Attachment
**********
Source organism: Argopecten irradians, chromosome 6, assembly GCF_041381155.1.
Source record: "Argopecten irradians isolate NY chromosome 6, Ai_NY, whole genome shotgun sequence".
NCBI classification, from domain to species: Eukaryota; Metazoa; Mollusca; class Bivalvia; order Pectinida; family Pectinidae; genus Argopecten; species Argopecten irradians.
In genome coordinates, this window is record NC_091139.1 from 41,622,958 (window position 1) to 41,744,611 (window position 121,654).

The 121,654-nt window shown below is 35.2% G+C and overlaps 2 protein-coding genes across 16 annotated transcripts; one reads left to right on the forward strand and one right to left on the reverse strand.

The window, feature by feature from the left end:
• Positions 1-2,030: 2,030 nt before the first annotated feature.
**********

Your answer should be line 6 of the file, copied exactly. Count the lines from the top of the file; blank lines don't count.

The window, feature by feature from the left end: